1. The main reason schools “have this big thing against using calculators to help with standard/straightforward maths” is discernment. No-one disputes that it’s great that we can use a tool (a calculator, the internet) to more quickly find an answer, but without the skills that tool is replacing, how do you discern the quality of that answer? The difference is between using a tool, and in being a slave to the tool; without a good grounding in the core skills that the tool replaces (i.e. good mental maths skills), you are much closer to the latter.

    • I’m all for balance, but it feels wrong to call using a calculator cheating. It labels it as bad and makes kids feel stupid if they want to use one. If a calculator can help them process, understand and figure out problems (which will then help them do them mentally), then why label using a calculator as cheating?

      I did some storytelling using maths recently and we used a calculator to help us with the numbers, look at what number we got to – http://www.flickr.com/photos/rosiesherry/9459214149/

  2. I also think you are missing out on a lot of fun. I enjoy working out that actually, you do know the 16 times table, because 16 = 2 x 8, so it’s just 2 x the 8 times table. That means that 9 x16 actually is 9 x 8 = 72 x 2= 144. And oh look, that’s 12 x 12, because you can break it down as 9 x 16 = 3×3 x 4×4, rearranged is 3 x 4 x 3 x 4 = 12 x 12. The same thing works in reverse. If 48 divides by 2 to leave 24, and 24 divides by 8, that means 48 must divide by 8 x 2 = 16.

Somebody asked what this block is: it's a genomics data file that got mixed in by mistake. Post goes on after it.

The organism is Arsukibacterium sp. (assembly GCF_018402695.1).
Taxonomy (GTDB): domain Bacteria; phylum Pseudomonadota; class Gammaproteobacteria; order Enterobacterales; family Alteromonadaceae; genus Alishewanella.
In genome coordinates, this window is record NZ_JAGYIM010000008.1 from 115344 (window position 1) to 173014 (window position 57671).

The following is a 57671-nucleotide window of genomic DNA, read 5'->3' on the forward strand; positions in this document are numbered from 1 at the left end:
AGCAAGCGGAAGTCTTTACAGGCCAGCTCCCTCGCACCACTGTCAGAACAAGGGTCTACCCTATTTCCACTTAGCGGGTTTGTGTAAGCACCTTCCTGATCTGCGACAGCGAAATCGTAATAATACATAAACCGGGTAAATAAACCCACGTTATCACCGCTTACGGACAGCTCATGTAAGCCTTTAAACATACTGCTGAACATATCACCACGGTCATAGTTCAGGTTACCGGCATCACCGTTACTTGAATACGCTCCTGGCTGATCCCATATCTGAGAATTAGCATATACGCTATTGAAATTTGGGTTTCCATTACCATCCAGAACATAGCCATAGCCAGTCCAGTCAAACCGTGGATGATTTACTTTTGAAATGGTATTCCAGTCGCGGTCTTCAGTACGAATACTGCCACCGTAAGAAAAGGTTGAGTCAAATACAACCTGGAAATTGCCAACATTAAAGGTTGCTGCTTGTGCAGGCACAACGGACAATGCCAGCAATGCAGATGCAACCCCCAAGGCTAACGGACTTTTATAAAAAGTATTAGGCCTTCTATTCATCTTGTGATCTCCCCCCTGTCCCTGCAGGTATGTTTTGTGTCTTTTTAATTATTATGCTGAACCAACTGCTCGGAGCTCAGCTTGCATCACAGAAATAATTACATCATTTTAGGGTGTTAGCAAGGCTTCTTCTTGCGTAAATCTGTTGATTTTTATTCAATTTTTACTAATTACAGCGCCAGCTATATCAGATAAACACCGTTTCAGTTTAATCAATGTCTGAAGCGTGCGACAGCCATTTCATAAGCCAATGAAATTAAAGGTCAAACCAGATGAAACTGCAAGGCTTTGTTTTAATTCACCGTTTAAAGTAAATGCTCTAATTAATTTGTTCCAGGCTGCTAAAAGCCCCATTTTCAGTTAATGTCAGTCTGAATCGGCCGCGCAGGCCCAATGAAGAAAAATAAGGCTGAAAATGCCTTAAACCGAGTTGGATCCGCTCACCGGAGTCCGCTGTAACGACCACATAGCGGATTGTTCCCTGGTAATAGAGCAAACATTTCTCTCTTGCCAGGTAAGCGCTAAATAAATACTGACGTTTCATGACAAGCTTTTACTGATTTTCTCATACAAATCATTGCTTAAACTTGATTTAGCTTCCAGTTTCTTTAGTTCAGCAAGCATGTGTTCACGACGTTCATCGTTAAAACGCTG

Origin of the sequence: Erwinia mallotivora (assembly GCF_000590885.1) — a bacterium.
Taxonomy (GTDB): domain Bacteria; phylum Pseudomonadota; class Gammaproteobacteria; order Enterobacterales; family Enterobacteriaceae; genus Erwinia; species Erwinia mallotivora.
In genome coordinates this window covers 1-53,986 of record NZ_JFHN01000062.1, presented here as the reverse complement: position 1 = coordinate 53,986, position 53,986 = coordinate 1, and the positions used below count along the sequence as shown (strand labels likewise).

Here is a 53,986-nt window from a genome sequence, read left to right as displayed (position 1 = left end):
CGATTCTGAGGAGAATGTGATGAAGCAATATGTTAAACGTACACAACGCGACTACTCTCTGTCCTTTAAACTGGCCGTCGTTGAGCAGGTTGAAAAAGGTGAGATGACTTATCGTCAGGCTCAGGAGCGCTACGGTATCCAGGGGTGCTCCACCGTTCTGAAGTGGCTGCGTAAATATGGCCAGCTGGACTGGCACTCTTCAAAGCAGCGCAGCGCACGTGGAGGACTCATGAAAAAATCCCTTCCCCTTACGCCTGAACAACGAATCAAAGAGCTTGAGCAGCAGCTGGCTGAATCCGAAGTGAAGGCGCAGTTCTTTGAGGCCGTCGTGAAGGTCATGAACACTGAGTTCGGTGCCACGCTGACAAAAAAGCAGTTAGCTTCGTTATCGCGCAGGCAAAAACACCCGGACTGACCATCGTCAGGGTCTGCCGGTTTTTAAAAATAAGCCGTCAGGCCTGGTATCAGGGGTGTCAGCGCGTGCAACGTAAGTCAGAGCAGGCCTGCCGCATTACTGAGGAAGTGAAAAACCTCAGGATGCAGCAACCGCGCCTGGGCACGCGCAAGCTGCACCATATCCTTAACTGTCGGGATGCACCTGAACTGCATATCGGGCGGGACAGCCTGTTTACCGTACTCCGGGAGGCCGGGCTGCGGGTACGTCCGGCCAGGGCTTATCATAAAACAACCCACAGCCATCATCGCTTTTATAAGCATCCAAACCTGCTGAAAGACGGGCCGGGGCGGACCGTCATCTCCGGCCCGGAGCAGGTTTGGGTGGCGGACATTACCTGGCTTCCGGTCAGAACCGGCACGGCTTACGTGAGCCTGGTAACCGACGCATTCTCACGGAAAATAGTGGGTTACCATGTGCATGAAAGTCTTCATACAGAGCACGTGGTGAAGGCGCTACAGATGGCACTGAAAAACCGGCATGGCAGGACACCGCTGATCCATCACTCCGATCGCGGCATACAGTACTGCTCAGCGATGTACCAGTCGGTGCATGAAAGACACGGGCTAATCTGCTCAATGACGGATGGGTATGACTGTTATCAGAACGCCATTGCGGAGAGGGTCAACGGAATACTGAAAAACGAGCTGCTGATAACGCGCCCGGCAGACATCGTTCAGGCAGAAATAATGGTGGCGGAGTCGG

Yes, I still use a calculator, but I really enjoy doing that kind of mental gymnastics, and if I always used a calculator I would never have spotted half of those relationships. Plus it’s a very useful skill at the end of restaurant meals, or in my knitting (how many times does a pattern repeat fit in the number of stitches I have), or even just in getting the ballpark feel for whether my calculated answer is right.

    • Fun is a matter or perspective though? Perhaps someone can have just as much fun exploring within a calculator? And why can’t a calculator help you find those relationships? If you choose to? If it helps bring confidence to the person learning (rather than getting stuck or having to ask for help – which many kids don’t like to do in a classroom setting).

      I’m all for mental maths. I just don’t agree that tools like calculators and the internet should be perceived as cheating. There should be more balance.

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